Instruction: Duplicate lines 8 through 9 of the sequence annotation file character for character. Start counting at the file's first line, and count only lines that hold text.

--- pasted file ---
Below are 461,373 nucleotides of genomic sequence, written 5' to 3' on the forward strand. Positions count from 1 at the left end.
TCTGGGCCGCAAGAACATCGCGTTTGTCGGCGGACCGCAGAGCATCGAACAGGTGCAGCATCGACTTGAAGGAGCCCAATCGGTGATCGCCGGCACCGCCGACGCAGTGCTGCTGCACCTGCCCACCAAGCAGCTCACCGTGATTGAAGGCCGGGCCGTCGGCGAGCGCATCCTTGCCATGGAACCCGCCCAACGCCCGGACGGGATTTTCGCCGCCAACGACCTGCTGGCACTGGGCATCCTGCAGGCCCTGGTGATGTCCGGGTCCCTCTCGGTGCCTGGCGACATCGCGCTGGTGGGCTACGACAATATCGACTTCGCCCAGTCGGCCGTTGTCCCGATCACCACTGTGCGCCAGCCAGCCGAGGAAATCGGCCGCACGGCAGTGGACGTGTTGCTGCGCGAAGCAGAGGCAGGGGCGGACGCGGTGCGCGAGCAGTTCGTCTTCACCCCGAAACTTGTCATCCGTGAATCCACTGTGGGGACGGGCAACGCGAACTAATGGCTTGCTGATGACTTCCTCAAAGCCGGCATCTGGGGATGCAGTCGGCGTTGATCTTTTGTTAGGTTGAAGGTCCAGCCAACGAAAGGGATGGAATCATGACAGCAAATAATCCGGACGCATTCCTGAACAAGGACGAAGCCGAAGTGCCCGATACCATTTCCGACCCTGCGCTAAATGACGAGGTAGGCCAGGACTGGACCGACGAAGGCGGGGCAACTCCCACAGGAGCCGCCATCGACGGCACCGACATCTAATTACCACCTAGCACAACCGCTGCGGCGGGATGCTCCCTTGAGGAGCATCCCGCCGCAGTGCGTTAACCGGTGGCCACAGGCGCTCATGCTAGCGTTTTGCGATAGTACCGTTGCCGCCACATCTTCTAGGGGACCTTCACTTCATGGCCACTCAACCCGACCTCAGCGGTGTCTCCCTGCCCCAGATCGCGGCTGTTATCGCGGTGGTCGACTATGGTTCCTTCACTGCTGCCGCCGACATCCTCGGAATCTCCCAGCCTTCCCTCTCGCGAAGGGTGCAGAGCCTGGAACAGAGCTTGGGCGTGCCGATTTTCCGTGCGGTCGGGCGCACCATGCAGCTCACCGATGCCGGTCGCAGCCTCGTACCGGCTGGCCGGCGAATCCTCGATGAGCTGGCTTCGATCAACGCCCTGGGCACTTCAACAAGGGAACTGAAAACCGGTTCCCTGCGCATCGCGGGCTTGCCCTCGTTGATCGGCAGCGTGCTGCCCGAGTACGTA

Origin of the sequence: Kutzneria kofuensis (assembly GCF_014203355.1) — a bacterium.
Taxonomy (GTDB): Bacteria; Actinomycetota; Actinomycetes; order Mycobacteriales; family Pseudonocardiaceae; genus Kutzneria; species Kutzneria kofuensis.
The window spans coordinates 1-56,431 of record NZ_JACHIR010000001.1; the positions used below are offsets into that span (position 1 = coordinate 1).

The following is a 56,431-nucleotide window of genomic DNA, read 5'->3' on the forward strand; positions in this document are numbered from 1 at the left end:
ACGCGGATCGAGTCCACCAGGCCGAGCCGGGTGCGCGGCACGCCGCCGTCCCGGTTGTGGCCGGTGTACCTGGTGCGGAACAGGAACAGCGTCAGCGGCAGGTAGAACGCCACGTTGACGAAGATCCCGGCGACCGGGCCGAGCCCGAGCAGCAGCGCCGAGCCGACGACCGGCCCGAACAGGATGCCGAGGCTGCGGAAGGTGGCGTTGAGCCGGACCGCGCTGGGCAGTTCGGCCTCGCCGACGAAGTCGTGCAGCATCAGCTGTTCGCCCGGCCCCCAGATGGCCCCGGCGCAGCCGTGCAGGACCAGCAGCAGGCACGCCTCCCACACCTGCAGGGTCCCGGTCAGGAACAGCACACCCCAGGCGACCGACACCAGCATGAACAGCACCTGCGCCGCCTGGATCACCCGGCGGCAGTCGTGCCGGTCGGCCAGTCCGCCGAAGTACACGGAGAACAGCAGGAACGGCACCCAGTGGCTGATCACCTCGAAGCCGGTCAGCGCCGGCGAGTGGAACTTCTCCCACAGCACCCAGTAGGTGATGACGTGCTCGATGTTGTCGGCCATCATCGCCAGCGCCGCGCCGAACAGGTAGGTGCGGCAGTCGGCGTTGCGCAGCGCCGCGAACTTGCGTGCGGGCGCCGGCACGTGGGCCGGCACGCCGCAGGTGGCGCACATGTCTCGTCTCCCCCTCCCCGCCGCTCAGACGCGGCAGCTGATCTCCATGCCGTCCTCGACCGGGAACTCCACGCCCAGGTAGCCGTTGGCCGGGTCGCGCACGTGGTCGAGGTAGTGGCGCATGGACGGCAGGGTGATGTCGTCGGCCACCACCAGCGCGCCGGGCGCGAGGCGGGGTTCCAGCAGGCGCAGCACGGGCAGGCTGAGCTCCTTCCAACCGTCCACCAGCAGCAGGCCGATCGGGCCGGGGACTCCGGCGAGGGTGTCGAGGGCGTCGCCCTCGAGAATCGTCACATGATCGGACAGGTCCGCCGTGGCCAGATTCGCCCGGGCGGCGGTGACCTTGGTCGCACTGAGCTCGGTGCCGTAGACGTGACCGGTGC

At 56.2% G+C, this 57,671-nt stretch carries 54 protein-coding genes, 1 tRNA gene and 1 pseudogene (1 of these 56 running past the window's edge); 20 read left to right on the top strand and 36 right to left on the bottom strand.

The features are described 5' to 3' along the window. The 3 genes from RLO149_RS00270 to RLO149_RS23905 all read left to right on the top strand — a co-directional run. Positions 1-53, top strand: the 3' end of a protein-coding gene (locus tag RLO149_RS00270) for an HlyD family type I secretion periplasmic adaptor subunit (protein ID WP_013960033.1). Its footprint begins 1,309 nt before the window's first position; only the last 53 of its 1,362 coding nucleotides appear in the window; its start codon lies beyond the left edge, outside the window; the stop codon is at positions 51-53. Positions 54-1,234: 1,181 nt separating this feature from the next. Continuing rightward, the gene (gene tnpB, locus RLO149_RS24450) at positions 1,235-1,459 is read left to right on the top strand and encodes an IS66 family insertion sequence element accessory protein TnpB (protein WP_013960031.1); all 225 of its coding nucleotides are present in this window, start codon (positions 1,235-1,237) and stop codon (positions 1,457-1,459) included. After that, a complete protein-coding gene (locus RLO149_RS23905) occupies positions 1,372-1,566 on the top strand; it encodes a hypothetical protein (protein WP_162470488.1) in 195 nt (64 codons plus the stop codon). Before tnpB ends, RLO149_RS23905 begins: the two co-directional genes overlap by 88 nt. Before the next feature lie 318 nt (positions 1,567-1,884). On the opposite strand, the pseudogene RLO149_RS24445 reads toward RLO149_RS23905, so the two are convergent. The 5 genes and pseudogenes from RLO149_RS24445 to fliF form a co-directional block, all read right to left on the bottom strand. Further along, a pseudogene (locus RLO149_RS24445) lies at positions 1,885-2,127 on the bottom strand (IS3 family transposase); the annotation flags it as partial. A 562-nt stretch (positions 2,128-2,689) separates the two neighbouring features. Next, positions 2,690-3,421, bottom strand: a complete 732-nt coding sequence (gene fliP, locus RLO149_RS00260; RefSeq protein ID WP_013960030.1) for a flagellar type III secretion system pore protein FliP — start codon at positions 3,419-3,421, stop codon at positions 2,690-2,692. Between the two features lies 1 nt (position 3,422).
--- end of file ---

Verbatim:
At 56.2% G+C, this 57,671-nt stretch carries 54 protein-coding genes, 1 tRNA gene and 1 pseudogene (1 of these 56 running past the window's edge); 20 read left to right on the top strand and 36 right to left on the bottom strand.

The features are described 5' to 3' along the window. The 3 genes from RLO149_RS00270 to RLO149_RS23905 all read left to right on the top strand — a co-directional run. Positions 1-53, top strand: the 3' end of a protein-coding gene (locus tag RLO149_RS00270) for an HlyD family type I secretion periplasmic adaptor subunit (protein ID WP_013960033.1). Its footprint begins 1,309 nt before the window's first position; only the last 53 of its 1,362 coding nucleotides appear in the window; its start codon lies beyond the left edge, outside the window; the stop codon is at positions 51-53. Positions 54-1,234: 1,181 nt separating this feature from the next. Continuing rightward, the gene (gene tnpB, locus RLO149_RS24450) at positions 1,235-1,459 is read left to right on the top strand and encodes an IS66 family insertion sequence element accessory protein TnpB (protein WP_013960031.1); all 225 of its coding nucleotides are present in this window, start codon (positions 1,235-1,237) and stop codon (positions 1,457-1,459) included. After that, a complete protein-coding gene (locus RLO149_RS23905) occupies positions 1,372-1,566 on the top strand; it encodes a hypothetical protein (protein WP_162470488.1) in 195 nt (64 codons plus the stop codon). Before tnpB ends, RLO149_RS23905 begins: the two co-directional genes overlap by 88 nt. Before the next feature lie 318 nt (positions 1,567-1,884). On the opposite strand, the pseudogene RLO149_RS24445 reads toward RLO149_RS23905, so the two are convergent. The 5 genes and pseudogenes from RLO149_RS24445 to fliF form a co-directional block, all read right to left on the bottom strand. Further along, a pseudogene (locus RLO149_RS24445) lies at positions 1,885-2,127 on the bottom strand (IS3 family transposase); the annotation flags it as partial. A 562-nt stretch (positions 2,128-2,689) separates the two neighbouring features. Next, positions 2,690-3,421, bottom strand: a complete 732-nt coding sequence (gene fliP, locus RLO149_RS00260; RefSeq protein ID WP_013960030.1) for a flagellar type III secretion system pore protein FliP — start codon at positions 3,419-3,421, stop codon at positions 2,690-2,692. Between the two features lies 1 nt (position 3,422).